28. Aeimit Lakdawala, 2019. "Decomposing the effects of monetary policy using an external instruments SVAR," Journal of Applied Econometrics, John Wiley & Sons, Ltd., vol. 34(6), pages 934-950, September.
    29. C.Jardet & A. Monks, 2014. "Euro Area monetary policy shocks: impact on financial asset prices during the crisis?," Working papers 512, Banque de France.
    30. Gauti B. Eggertsson & Michael Woodford, 2003. "The Zero Bound on Interest Rates and Optimal Monetary Policy," Brookings Papers on Economic Activity, Economic Studies Program, The Brookings Institution, vol. 34(1), pages 139-235.
    31. James H. Stock & Mark W. Watson, 2012. "Disentangling the Channels of the 2007-09 Recession," Brookings Papers on Economic Activity, Economic Studies Program, The Brookings Institution, vol. 44(1 (Spring), pages 81-156.
    Full references (including those not matched with items on IDEAS)

    Most related items

    These are the items that most often cite the same works as this one and are cited by the same works as this one.
    1. Lakdawala, Aeimit & Schaffer, Matthew, 2019. "Federal reserve private information and the stock market," Journal of Banking & Finance, Elsevier, vol. 106(C), pages 34-49.
    2. Cesa-Bianchi, Ambrogio & Thwaites, Gregory & Vicondoa, Alejandro, 2020. "Monetary policy transmission in the United Kingdom: A high frequency identification approach," European Economic Review, Elsevier, vol. 123(C).
    3. Altavilla, Carlo & Brugnolini, Luca & Gürkaynak, Refet S. & Motto, Roberto & Ragusa, Giuseppe, 2019. "Measuring euro area monetary policy," Journal of Monetary Economics, Elsevier, vol. 108(C), pages 162-179.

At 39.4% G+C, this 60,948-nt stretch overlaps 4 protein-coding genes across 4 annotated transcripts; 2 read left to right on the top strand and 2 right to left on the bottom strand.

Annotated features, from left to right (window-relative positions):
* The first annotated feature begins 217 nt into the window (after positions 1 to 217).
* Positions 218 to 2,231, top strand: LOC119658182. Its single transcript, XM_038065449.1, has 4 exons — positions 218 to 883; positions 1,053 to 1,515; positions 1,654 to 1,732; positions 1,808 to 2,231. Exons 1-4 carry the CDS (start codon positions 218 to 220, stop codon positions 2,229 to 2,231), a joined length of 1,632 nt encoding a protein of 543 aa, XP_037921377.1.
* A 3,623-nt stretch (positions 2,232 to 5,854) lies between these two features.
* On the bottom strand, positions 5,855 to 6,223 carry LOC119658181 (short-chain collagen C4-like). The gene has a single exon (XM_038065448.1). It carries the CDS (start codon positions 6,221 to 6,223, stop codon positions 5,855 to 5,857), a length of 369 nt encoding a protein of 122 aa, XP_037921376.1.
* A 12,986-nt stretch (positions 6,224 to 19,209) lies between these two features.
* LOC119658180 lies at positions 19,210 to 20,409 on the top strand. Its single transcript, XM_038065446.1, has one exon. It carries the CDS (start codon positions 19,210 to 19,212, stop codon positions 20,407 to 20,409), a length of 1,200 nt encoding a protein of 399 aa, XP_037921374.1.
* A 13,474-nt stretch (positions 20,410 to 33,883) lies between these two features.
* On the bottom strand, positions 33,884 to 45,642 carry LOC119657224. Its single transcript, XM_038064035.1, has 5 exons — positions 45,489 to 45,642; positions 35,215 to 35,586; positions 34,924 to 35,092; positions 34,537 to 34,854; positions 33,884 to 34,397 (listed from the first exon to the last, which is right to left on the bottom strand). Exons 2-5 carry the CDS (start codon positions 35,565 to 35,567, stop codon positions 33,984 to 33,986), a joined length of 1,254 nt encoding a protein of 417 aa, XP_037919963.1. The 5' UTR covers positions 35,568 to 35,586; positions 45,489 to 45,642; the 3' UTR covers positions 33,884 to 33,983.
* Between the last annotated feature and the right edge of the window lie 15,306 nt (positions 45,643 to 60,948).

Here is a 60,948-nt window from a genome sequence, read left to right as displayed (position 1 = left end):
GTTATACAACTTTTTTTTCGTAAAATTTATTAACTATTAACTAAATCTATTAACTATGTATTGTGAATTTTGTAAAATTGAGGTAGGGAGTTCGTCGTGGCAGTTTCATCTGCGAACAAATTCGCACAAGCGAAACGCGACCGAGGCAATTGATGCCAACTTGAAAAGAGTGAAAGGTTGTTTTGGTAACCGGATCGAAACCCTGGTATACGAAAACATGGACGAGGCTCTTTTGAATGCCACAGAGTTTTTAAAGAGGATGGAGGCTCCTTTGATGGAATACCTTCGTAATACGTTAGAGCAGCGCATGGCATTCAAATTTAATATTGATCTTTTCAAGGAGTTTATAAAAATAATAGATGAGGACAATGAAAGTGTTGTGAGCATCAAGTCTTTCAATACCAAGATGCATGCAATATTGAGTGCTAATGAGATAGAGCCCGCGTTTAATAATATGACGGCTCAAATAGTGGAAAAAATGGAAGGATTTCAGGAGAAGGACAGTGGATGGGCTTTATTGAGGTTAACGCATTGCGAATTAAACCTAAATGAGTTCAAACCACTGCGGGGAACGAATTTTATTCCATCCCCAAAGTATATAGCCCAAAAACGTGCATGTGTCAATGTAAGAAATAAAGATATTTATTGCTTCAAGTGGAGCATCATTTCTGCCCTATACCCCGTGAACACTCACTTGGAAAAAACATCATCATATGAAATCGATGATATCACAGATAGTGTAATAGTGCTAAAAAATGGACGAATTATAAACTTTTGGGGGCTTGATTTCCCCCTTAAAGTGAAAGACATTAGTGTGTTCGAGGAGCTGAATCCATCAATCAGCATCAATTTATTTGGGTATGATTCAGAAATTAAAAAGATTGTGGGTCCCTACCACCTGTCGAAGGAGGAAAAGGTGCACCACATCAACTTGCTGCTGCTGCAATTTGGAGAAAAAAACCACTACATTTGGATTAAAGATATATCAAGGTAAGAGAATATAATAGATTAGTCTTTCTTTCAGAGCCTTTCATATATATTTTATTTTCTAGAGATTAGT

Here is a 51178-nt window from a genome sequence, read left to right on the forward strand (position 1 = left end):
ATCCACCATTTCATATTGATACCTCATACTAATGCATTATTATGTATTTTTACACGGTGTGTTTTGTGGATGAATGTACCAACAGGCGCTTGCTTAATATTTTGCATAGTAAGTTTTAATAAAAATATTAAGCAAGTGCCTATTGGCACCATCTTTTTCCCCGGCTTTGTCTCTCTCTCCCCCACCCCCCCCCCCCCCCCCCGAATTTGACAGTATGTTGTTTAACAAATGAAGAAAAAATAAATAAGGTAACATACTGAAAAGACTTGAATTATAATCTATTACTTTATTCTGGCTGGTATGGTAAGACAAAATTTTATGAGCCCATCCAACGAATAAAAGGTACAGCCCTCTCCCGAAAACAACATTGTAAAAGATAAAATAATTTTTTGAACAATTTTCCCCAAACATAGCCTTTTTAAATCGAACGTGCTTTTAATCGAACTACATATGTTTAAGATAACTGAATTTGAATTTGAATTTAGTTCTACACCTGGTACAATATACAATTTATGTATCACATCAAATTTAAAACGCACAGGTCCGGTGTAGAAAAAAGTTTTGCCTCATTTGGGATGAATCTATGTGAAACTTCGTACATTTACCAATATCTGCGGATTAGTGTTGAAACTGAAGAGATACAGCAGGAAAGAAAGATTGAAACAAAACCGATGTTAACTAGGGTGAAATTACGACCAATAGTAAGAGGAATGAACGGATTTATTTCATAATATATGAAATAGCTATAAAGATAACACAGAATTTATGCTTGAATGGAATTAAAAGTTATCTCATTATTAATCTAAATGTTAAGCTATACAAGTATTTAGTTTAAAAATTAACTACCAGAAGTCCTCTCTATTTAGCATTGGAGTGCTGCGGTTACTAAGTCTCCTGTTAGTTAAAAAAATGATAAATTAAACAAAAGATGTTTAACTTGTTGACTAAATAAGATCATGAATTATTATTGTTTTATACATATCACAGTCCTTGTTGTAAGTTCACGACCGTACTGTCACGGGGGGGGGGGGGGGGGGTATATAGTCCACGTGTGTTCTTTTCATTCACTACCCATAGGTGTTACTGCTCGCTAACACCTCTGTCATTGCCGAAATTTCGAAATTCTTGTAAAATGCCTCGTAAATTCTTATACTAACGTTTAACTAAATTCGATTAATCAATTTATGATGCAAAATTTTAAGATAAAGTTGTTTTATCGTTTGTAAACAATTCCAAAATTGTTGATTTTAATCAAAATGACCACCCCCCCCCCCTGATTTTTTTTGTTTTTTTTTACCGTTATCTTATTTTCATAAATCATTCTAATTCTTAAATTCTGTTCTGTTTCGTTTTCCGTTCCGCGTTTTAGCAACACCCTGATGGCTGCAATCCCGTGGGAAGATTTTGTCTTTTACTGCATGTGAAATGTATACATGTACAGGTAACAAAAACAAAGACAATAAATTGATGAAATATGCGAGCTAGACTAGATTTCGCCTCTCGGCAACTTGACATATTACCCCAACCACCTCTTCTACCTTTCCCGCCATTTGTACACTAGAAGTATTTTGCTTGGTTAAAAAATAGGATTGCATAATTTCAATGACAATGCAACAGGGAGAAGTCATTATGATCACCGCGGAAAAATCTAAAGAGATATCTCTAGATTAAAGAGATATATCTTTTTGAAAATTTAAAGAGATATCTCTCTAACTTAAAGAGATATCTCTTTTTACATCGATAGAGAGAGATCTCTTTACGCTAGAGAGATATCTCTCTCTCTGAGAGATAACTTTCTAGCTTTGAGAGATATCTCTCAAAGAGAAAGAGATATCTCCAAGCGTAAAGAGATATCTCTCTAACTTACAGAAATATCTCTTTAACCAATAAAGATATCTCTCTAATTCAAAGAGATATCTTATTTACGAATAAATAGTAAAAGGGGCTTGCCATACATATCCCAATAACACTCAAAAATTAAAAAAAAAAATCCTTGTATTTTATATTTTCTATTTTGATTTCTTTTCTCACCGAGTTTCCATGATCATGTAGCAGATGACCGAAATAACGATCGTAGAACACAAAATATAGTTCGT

4. Kortela, Tomi & Nelimarkka, Jaakko, 2020. "The effects of conventional and unconventional monetary policy : identification through the yield curve," Research Discussion Papers 3/2020, Bank of Finland.
    5. Hansen, Stephen & McMahon, Michael & Tong, Matthew, 2019. "The long-run information effect of central bank communication," Journal of Monetary Economics, Elsevier, vol. 108(C), pages 185-202.
    6. Holtemöller, Oliver & Kriwoluzky, Alexander & Kwak, Boreum, 2020. "Exchange rates and the information channel of monetary policy," IWH Discussion Papers 17/2020, Halle Institute for Economic Research (IWH).
    7. Pascal Paul, 2020. "The Time-Varying Effect of Monetary Policy on Asset Prices," The Review of Economics and Statistics, MIT Press, vol. 102(4), pages 690-704, October.
    8. Kerssenfischer, Mark, 2019. "Information Effects of Euro Area Monetary Policy: New evidence from high-frequency futures data," VfS Annual Conference 2019 (Leipzig): 30 Years after the Fall of the Berlin Wall - Democracy and Market Economy 203524, Verein für Socialpolitik / German Economic Association.
    9. Jung, Alexander & Uhlig, Harald, 2019. "Monetary policy shocks and the health of banks," Working Paper Series 2303, European Central Bank.
    10. Kurt G. Lunsford, 2020. "Policy Language and Information Effects in the Early Days of Federal Reserve Forward Guidance," American Economic Review, American Economic Association, vol. 110(9), pages 2899-2934, September.
    11. Janice C. Eberly & James H. Stock & Jonathan H. Wright, 2019. "The Federal Reserve’s Current Framework for Monetary Policy: A Review and Assessment," NBER Working Papers 26002, National Bureau of Economic Research, Inc.
    12. Philippe Andrade & Gaetano Gaballo & Eric Mengus & Benoît Mojon, 2019. "Forward Guidance and Heterogeneous Beliefs," American Economic Journal: Macroeconomics, American Economic Association, vol. 11(3), pages 1-29, July.
    13. Silvia Miranda-Agrippino, 2015. "Unsurprising Shocks: Information, Premia, and the Monetary Transmission," Discussion Papers 1613, Centre for Macroeconomics (CFM), revised Apr 2016.